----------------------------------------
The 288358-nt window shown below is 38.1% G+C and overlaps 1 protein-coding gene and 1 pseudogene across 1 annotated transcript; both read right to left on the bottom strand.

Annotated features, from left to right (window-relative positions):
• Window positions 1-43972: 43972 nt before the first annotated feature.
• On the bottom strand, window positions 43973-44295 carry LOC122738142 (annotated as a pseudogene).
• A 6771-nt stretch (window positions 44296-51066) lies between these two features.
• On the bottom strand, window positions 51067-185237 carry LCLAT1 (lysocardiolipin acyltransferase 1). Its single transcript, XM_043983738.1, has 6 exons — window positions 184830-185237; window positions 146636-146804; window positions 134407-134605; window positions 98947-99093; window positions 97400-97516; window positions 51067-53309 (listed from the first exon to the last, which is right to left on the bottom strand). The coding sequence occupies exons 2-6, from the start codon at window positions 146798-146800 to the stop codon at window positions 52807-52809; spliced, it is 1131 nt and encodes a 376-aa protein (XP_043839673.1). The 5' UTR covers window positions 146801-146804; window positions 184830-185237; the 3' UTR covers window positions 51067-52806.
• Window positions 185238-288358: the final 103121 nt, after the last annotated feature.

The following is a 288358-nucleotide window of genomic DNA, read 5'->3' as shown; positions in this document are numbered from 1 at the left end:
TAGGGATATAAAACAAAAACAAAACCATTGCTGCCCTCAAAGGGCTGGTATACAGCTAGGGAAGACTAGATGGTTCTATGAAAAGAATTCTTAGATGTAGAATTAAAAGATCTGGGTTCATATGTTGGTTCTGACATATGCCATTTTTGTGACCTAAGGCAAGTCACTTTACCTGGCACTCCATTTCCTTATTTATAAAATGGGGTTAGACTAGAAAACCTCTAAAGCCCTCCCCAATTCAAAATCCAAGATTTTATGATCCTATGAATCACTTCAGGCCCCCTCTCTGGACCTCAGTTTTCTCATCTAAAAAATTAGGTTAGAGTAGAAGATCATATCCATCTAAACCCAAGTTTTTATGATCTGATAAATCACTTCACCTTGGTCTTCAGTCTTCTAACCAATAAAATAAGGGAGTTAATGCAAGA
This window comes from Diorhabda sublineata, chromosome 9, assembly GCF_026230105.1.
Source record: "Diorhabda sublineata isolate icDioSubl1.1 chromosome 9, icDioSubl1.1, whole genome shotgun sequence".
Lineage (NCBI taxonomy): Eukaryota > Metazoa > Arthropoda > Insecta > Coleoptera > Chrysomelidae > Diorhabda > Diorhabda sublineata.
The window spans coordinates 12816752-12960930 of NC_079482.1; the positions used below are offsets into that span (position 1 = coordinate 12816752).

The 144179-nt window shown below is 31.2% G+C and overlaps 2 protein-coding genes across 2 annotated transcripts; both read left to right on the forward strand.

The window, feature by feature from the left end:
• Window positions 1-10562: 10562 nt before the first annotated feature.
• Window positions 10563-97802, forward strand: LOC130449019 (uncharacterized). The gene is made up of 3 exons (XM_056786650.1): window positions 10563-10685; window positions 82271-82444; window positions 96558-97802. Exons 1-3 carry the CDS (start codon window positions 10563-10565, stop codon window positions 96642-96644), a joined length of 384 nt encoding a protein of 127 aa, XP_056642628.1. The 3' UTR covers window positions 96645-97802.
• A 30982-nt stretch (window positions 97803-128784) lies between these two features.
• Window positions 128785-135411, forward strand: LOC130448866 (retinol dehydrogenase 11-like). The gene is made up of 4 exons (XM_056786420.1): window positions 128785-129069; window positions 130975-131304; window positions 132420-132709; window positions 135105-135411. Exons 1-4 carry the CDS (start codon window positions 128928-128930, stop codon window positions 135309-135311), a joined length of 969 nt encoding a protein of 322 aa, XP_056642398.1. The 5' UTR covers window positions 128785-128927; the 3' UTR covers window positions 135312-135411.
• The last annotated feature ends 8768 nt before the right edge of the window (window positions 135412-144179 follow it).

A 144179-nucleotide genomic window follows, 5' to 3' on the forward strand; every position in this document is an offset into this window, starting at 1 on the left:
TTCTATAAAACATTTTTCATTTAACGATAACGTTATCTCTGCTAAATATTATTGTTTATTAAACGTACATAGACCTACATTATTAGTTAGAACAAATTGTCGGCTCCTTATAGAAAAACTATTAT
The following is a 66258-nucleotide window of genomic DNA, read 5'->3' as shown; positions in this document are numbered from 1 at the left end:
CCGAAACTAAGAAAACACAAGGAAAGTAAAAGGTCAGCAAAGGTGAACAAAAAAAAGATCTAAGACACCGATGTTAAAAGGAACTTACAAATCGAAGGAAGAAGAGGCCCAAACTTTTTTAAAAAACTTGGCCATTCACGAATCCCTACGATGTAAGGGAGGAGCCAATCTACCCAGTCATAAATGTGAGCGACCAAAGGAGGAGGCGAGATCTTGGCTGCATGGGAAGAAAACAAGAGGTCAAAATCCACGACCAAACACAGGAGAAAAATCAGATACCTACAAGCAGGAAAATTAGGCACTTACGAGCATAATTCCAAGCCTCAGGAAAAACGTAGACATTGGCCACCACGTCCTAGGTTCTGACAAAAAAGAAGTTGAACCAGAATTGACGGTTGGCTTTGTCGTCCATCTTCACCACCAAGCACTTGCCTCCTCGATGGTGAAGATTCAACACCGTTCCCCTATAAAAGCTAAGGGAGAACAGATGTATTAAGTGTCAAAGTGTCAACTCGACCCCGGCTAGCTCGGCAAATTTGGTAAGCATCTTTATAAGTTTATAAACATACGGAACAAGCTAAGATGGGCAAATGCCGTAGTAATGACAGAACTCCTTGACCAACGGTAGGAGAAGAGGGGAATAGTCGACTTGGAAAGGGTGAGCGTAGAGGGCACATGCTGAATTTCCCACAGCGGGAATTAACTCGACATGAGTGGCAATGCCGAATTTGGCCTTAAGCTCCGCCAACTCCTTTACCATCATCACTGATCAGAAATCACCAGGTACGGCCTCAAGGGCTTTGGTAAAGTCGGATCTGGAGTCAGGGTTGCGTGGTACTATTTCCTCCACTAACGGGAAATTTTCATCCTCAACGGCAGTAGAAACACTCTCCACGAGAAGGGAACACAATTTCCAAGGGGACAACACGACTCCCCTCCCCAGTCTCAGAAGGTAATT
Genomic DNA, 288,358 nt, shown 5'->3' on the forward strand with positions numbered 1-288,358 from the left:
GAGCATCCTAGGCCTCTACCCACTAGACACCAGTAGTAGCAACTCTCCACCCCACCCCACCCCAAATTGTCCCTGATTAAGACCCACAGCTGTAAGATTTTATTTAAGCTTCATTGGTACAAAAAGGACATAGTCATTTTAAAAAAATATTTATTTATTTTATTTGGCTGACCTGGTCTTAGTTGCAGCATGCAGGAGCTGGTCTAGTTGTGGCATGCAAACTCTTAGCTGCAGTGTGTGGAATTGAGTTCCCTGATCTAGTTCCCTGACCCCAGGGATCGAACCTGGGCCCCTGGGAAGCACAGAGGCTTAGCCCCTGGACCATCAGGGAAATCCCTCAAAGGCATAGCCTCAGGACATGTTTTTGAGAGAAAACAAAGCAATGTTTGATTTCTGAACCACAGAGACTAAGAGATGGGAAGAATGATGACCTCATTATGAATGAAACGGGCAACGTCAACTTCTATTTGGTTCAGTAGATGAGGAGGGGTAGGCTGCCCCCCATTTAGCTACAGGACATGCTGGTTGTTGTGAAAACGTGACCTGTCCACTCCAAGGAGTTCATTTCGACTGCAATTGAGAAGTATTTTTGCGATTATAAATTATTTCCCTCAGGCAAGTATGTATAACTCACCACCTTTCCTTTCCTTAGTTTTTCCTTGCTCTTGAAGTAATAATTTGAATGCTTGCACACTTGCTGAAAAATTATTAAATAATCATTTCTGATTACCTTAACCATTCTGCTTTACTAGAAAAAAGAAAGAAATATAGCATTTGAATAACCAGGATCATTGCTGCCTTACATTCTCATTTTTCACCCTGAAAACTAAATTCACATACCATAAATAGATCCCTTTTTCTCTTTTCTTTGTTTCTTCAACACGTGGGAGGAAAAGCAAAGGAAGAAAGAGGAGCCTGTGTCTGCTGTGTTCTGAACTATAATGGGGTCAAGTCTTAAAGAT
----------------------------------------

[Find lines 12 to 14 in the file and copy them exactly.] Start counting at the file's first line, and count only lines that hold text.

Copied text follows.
Lineage (NCBI taxonomy): Eukaryota > Metazoa > Arthropoda > Insecta > Coleoptera > Chrysomelidae > Diorhabda > Diorhabda sublineata.
The window spans coordinates 12816752-12960930 of NC_079482.1; the positions used below are offsets into that span (position 1 = coordinate 12816752).

The 144179-nt window shown below is 31.2% G+C and overlaps 2 protein-coding genes across 2 annotated transcripts; both read left to right on the forward strand.